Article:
“Despite the £1.4bn the UK Government has cut from the Welsh budget since 2010, we have protected FE provision for 16-18 year olds here in Wales and gone beyond our statutory duty to protect provision for 19 year olds as well. We have also maintained funding for Traineeships and are continuing to fund Apprenticeships for 16-24 year olds as well as all-age Higher Level Apprenticeships. We’ve also protected the deprivation grant we give to colleges and school sixth forms to support the education of learners from deprived backgrounds.

“FE institutions in Wales have anticipated that UK funding reductions were likely to have an effect on their budgets and adapted accordingly. There are some very good examples where colleges have generated privately funded income through engagement with local businesses. Being responsive to employers’ needs and building on good practice is now more important than ever.”

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Education

Major prize for UWTSD lecturer

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A UWTSD academic has been awarded the prestigious Henry Stopes Memorial Medal.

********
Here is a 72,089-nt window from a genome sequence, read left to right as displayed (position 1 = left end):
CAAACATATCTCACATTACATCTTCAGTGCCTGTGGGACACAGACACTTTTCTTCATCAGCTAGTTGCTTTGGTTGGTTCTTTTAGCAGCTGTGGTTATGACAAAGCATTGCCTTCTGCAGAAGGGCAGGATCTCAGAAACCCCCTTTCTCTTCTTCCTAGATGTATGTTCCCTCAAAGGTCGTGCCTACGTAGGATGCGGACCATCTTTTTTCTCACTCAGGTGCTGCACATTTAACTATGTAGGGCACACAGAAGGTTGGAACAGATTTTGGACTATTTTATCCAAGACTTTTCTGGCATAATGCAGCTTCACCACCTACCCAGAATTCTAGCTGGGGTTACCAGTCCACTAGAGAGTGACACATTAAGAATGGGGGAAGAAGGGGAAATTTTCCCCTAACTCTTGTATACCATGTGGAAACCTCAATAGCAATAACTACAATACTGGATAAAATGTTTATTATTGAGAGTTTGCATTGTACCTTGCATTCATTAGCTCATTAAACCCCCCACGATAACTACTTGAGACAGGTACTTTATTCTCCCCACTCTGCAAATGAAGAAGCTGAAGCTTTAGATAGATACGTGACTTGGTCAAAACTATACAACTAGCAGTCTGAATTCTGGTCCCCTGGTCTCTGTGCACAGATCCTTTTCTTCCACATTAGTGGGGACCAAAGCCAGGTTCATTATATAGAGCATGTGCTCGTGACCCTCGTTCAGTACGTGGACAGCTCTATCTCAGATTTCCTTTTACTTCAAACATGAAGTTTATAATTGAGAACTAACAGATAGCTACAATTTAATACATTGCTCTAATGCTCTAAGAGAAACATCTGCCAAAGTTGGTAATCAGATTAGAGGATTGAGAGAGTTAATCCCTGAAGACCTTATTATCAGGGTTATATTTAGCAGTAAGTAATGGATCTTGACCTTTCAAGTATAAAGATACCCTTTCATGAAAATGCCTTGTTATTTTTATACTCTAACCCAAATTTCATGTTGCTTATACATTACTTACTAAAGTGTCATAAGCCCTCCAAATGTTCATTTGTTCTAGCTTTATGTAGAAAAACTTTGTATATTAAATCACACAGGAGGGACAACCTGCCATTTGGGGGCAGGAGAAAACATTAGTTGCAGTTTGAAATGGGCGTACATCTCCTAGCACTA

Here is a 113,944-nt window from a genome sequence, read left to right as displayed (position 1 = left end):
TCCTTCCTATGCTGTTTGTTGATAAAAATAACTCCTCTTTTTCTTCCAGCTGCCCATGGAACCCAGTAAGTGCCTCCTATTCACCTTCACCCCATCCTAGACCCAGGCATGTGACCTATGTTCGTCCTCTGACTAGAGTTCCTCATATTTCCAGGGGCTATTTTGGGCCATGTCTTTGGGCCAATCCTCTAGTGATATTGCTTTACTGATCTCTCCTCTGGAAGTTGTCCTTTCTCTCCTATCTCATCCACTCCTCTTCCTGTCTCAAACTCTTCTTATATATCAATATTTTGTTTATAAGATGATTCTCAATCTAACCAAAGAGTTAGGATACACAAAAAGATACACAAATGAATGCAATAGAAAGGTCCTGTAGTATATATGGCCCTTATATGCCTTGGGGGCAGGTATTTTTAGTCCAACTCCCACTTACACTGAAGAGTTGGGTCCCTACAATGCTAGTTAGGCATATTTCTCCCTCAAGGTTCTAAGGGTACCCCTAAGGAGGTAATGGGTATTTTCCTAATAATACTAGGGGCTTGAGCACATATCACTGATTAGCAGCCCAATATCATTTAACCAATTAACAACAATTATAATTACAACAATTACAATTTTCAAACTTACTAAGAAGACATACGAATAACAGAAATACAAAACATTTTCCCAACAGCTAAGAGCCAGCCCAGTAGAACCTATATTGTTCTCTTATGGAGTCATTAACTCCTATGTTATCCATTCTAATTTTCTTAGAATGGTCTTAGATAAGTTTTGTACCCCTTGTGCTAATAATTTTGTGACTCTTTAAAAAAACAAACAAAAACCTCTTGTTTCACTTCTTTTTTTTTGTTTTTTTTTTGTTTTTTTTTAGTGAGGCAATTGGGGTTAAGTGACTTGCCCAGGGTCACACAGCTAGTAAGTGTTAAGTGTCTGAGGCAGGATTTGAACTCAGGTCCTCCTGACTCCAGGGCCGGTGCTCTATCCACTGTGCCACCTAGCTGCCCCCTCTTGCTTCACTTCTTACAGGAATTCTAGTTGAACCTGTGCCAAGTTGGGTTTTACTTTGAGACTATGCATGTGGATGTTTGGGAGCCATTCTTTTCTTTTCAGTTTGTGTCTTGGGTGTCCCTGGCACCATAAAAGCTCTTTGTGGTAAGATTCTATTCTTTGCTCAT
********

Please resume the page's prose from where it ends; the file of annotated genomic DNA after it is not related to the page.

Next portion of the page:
Based at the University’s Lampeter campus, Dr Martin Bates accepted the outstanding contribution award from the Geologists’ Association during an online ceremony on Friday 7 May. This prize is awarded just once every three years for exceptional work in the archaeological field and specifically ‘on the Prehistory of Man and his geological environment.’
During his career, Dr. Bates has been involved in several major discoveries within the UK archaeological field including the Dover Bronze Age Boat, the Clactonian Elephant butchery site in Ebbsfleet, the Harnham terminal Lower Palaeolithic site near Salisbury.
He discovered the Happisburgh human footprints in Norfolk (the oldest presently know in the world outside Africa).
It was noted during the presentation that the Henry Stopes Medal had been awarded to Dr Bates for his “significant contributions to understanding the geological environment of prehistoric human occupation of Britain and elsewhere over the last 40 years.”
It was also noted that in the spirit of the Geologists’ Association he was “generous with his time and expertise to colleagues, students and members of the public alike.”
Following the awards ceremony, Dr Martin Bates commented: “It is incredible to be recognised in this way and I’d like to thank the Geologists’ Association for this honour.  
“However, this award really reflects the support I have received through my career from a whole range of specialists who have provided me with the data I have used in my research. Without them I would not have been able to do what I have done”
“I think this all goes back to my very early days spent on the beaches of West Wales being dragged along on Saturday fieldtrips led by my father for students studying geology at Aberystwyth.  He has a lot to answer for!”

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Education